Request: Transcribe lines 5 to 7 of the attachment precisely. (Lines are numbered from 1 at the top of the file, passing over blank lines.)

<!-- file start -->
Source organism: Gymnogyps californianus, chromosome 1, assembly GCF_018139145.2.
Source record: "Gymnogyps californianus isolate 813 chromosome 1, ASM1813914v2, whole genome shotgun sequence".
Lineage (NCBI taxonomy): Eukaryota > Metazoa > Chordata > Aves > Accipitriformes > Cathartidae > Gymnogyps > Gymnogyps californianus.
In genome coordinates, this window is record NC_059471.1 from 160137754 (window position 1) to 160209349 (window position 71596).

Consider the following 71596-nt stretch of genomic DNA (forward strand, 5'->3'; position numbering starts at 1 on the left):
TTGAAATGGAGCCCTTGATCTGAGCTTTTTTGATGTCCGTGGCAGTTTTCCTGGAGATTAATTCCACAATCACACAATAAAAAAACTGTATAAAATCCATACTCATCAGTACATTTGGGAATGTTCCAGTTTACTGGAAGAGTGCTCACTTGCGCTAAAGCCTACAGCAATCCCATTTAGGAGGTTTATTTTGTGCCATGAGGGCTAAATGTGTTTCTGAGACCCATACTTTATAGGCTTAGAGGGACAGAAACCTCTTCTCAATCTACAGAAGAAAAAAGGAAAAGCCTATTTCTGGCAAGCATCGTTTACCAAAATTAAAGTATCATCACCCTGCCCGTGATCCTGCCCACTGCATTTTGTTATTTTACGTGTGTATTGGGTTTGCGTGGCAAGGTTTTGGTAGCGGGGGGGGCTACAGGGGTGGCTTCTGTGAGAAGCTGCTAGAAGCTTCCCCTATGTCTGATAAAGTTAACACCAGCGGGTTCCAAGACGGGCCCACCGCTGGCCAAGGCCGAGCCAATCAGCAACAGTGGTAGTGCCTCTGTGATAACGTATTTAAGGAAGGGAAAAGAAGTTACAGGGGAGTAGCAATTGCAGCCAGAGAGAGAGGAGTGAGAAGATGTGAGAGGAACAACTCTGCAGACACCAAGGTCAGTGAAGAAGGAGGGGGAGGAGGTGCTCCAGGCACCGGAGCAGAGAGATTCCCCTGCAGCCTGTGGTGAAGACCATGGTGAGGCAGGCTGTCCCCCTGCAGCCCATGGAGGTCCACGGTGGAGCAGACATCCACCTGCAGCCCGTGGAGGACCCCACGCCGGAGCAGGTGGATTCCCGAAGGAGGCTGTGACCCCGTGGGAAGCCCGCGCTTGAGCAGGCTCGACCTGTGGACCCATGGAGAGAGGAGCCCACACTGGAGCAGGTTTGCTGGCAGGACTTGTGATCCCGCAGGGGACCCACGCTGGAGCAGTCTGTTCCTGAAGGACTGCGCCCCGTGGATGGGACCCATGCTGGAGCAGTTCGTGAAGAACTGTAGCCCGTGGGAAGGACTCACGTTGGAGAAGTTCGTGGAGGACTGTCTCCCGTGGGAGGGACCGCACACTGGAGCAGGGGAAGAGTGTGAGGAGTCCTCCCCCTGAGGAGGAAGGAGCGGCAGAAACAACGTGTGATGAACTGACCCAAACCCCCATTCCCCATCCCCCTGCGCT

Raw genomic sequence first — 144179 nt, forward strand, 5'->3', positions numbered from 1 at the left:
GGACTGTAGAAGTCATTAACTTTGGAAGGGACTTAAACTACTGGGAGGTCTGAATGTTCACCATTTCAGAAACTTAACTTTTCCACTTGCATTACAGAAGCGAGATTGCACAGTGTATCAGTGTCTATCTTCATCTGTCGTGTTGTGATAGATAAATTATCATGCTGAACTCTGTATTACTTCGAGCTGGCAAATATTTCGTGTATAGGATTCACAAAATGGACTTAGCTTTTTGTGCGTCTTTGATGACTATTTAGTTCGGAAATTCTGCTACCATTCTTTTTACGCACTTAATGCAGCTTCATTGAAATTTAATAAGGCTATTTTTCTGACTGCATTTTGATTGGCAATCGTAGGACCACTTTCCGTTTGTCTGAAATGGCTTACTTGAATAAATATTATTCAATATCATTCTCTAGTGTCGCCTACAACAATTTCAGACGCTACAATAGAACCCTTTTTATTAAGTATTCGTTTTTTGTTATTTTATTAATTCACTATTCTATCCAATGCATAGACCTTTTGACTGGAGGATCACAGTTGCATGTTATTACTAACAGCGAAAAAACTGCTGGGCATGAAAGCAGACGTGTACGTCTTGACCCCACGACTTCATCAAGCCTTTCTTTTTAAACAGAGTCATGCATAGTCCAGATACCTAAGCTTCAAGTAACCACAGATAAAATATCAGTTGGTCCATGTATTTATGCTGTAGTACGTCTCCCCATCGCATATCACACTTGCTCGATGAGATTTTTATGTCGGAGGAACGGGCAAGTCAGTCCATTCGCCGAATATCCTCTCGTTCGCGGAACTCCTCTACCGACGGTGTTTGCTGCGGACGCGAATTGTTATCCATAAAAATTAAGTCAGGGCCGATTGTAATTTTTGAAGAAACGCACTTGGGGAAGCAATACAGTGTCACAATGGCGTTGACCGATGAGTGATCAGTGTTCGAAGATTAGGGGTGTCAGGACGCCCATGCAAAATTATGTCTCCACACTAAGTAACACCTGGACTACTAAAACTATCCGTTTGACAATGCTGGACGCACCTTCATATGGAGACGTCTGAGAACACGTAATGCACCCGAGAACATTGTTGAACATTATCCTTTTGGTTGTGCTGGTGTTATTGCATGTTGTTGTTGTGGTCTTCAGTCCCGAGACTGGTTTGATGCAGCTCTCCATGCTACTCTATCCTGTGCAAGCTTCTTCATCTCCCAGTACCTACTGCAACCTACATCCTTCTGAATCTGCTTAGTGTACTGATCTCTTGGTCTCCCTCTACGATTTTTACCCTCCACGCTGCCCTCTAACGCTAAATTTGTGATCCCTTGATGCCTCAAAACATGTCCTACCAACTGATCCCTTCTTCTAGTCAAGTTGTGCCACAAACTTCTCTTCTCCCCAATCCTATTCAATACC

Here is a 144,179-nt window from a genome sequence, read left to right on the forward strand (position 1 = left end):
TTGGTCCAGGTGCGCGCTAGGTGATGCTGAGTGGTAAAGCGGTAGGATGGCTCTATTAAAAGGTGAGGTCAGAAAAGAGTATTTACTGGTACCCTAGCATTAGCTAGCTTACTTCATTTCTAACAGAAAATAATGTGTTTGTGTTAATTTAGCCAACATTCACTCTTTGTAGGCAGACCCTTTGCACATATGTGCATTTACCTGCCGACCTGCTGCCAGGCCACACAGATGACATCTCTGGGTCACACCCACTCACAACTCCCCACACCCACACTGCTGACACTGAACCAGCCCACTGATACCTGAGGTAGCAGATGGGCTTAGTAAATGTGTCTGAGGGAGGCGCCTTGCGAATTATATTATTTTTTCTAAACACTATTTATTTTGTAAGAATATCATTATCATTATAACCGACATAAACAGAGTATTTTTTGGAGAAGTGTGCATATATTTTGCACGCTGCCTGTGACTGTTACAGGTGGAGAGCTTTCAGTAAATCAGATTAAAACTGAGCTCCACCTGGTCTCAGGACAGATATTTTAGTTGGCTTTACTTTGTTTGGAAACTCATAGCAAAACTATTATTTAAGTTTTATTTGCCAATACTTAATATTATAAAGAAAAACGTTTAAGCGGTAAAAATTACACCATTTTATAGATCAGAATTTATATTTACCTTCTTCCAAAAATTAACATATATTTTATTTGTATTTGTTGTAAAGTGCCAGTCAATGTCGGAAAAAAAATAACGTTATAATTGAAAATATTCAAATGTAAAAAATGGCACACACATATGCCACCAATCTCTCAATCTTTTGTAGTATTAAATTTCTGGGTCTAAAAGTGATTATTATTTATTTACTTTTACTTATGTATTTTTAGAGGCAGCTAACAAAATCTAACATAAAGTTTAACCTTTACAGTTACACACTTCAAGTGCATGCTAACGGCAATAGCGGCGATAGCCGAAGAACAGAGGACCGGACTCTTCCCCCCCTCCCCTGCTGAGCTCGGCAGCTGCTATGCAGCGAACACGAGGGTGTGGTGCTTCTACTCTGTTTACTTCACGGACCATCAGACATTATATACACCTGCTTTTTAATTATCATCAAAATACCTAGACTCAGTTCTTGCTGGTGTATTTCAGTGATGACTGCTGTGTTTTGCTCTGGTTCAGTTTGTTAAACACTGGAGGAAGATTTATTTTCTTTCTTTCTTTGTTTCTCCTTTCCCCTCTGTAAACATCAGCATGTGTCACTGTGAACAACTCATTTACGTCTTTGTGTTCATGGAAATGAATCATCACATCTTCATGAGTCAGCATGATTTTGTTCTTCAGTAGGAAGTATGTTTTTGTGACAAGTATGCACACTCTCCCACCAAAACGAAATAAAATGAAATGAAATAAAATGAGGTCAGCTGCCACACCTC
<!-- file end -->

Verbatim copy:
Consider the following 71596-nt stretch of genomic DNA (forward strand, 5'->3'; position numbering starts at 1 on the left):
TTGAAATGGAGCCCTTGATCTGAGCTTTTTTGATGTCCGTGGCAGTTTTCCTGGAGATTAATTCCACAATCACACAATAAAAAAACTGTATAAAATCCATACTCATCAGTACATTTGGGAATGTTCCAGTTTACTGGAAGAGTGCTCACTTGCGCTAAAGCCTACAGCAATCCCATTTAGGAGGTTTATTTTGTGCCATGAGGGCTAAATGTGTTTCTGAGACCCATACTTTATAGGCTTAGAGGGACAGAAACCTCTTCTCAATCTACAGAAGAAAAAAGGAAAAGCCTATTTCTGGCAAGCATCGTTTACCAAAATTAAAGTATCATCACCCTGCCCGTGATCCTGCCCACTGCATTTTGTTATTTTACGTGTGTATTGGGTTTGCGTGGCAAGGTTTTGGTAGCGGGGGGGGCTACAGGGGTGGCTTCTGTGAGAAGCTGCTAGAAGCTTCCCCTATGTCTGATAAAGTTAACACCAGCGGGTTCCAAGACGGGCCCACCGCTGGCCAAGGCCGAGCCAATCAGCAACAGTGGTAGTGCCTCTGTGATAACGTATTTAAGGAAGGGAAAAGAAGTTACAGGGGAGTAGCAATTGCAGCCAGAGAGAGAGGAGTGAGAAGATGTGAGAGGAACAACTCTGCAGACACCAAGGTCAGTGAAGAAGGAGGGGGAGGAGGTGCTCCAGGCACCGGAGCAGAGAGATTCCCCTGCAGCCTGTGGTGAAGACCATGGTGAGGCAGGCTGTCCCCCTGCAGCCCATGGAGGTCCACGGTGGAGCAGACATCCACCTGCAGCCCGTGGAGGACCCCACGCCGGAGCAGGTGGATTCCCGAAGGAGGCTGTGACCCCGTGGGAAGCCCGCGCTTGAGCAGGCTCGACCTGTGGACCCATGGAGAGAGGAGCCCACACTGGAGCAGGTTTGCTGGCAGGACTTGTGATCCCGCAGGGGACCCACGCTGGAGCAGTCTGTTCCTGAAGGACTGCGCCCCGTGGATGGGACCCATGCTGGAGCAGTTCGTGAAGAACTGTAGCCCGTGGGAAGGACTCACGTTGGAGAAGTTCGTGGAGGACTGTCTCCCGTGGGAGGGACCGCACACTGGAGCAGGGGAAGAGTGTGAGGAGTCCTCCCCCTGAGGAGGAAGGAGCGGCAGAAACAACGTGTGATGAACTGACCCAAACCCCCATTCCCCATCCCCCTGCGCT

Raw genomic sequence first — 144179 nt, forward strand, 5'->3', positions numbered from 1 at the left: